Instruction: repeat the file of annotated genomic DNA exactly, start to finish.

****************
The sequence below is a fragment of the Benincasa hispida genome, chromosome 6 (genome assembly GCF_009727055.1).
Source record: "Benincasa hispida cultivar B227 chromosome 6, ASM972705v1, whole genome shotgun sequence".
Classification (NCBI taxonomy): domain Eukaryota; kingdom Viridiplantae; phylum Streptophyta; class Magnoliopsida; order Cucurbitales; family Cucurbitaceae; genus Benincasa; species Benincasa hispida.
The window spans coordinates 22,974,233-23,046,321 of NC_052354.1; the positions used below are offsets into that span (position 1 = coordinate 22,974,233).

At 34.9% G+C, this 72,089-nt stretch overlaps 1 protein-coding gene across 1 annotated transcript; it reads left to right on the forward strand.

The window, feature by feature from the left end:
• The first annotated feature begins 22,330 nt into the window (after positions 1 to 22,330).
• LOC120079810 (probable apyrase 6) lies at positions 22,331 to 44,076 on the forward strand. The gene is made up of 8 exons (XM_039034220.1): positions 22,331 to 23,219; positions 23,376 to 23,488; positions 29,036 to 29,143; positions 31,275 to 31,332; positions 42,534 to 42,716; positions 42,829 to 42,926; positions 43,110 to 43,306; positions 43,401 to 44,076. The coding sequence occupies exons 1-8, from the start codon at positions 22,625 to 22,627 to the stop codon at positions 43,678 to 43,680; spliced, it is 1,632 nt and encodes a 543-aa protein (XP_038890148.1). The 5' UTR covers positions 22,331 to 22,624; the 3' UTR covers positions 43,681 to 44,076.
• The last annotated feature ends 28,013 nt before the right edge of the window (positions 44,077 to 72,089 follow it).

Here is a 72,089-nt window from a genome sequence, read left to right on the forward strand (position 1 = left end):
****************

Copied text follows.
The sequence below is a fragment of the Benincasa hispida genome, chromosome 6 (genome assembly GCF_009727055.1).
Source record: "Benincasa hispida cultivar B227 chromosome 6, ASM972705v1, whole genome shotgun sequence".
Classification (NCBI taxonomy): domain Eukaryota; kingdom Viridiplantae; phylum Streptophyta; class Magnoliopsida; order Cucurbitales; family Cucurbitaceae; genus Benincasa; species Benincasa hispida.
The window spans coordinates 22,974,233-23,046,321 of NC_052354.1; the positions used below are offsets into that span (position 1 = coordinate 22,974,233).

At 34.9% G+C, this 72,089-nt stretch overlaps 1 protein-coding gene across 1 annotated transcript; it reads left to right on the forward strand.

The window, feature by feature from the left end:
• The first annotated feature begins 22,330 nt into the window (after positions 1 to 22,330).
• LOC120079810 (probable apyrase 6) lies at positions 22,331 to 44,076 on the forward strand. The gene is made up of 8 exons (XM_039034220.1): positions 22,331 to 23,219; positions 23,376 to 23,488; positions 29,036 to 29,143; positions 31,275 to 31,332; positions 42,534 to 42,716; positions 42,829 to 42,926; positions 43,110 to 43,306; positions 43,401 to 44,076. The coding sequence occupies exons 1-8, from the start codon at positions 22,625 to 22,627 to the stop codon at positions 43,678 to 43,680; spliced, it is 1,632 nt and encodes a 543-aa protein (XP_038890148.1). The 5' UTR covers positions 22,331 to 22,624; the 3' UTR covers positions 43,681 to 44,076.
• The last annotated feature ends 28,013 nt before the right edge of the window (positions 44,077 to 72,089 follow it).

Here is a 72,089-nt window from a genome sequence, read left to right on the forward strand (position 1 = left end):